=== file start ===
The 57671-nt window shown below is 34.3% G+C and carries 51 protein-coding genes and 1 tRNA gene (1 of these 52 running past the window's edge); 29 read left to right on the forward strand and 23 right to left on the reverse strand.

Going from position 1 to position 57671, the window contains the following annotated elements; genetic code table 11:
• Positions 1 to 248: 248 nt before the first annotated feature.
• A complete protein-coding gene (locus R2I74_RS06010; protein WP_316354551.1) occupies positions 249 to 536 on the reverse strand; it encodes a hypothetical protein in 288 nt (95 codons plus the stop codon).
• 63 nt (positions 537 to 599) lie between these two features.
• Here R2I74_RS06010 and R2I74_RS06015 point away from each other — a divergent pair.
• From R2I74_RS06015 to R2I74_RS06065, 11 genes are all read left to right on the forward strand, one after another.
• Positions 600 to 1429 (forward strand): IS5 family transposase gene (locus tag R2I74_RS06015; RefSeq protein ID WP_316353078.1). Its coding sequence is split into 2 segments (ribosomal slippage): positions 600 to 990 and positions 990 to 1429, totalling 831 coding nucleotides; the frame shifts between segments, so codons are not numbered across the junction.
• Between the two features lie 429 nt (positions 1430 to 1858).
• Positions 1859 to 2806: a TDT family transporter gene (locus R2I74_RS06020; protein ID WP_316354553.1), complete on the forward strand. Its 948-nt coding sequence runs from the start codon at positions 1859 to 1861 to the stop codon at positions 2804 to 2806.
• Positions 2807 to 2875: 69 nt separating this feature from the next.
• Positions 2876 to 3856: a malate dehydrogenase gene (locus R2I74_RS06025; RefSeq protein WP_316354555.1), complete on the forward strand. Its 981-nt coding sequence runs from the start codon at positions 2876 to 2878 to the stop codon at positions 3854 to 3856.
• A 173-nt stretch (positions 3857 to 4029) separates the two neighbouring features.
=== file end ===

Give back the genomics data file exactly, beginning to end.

The 57671-nt window shown below is 34.3% G+C and carries 51 protein-coding genes and 1 tRNA gene (1 of these 52 running past the window's edge); 29 read left to right on the forward strand and 23 right to left on the reverse strand.

Going from position 1 to position 57671, the window contains the following annotated elements; genetic code table 11:
• Positions 1 to 248: 248 nt before the first annotated feature.
• A complete protein-coding gene (locus R2I74_RS06010; protein WP_316354551.1) occupies positions 249 to 536 on the reverse strand; it encodes a hypothetical protein in 288 nt (95 codons plus the stop codon).
• 63 nt (positions 537 to 599) lie between these two features.
• Here R2I74_RS06010 and R2I74_RS06015 point away from each other — a divergent pair.
• From R2I74_RS06015 to R2I74_RS06065, 11 genes are all read left to right on the forward strand, one after another.
• Positions 600 to 1429 (forward strand): IS5 family transposase gene (locus tag R2I74_RS06015; RefSeq protein ID WP_316353078.1). Its coding sequence is split into 2 segments (ribosomal slippage): positions 600 to 990 and positions 990 to 1429, totalling 831 coding nucleotides; the frame shifts between segments, so codons are not numbered across the junction.
• Between the two features lie 429 nt (positions 1430 to 1858).
• Positions 1859 to 2806: a TDT family transporter gene (locus R2I74_RS06020; protein ID WP_316354553.1), complete on the forward strand. Its 948-nt coding sequence runs from the start codon at positions 1859 to 1861 to the stop codon at positions 2804 to 2806.
• Positions 2807 to 2875: 69 nt separating this feature from the next.
• Positions 2876 to 3856: a malate dehydrogenase gene (locus R2I74_RS06025; RefSeq protein WP_316354555.1), complete on the forward strand. Its 981-nt coding sequence runs from the start codon at positions 2876 to 2878 to the stop codon at positions 3854 to 3856.
• A 173-nt stretch (positions 3857 to 4029) separates the two neighbouring features.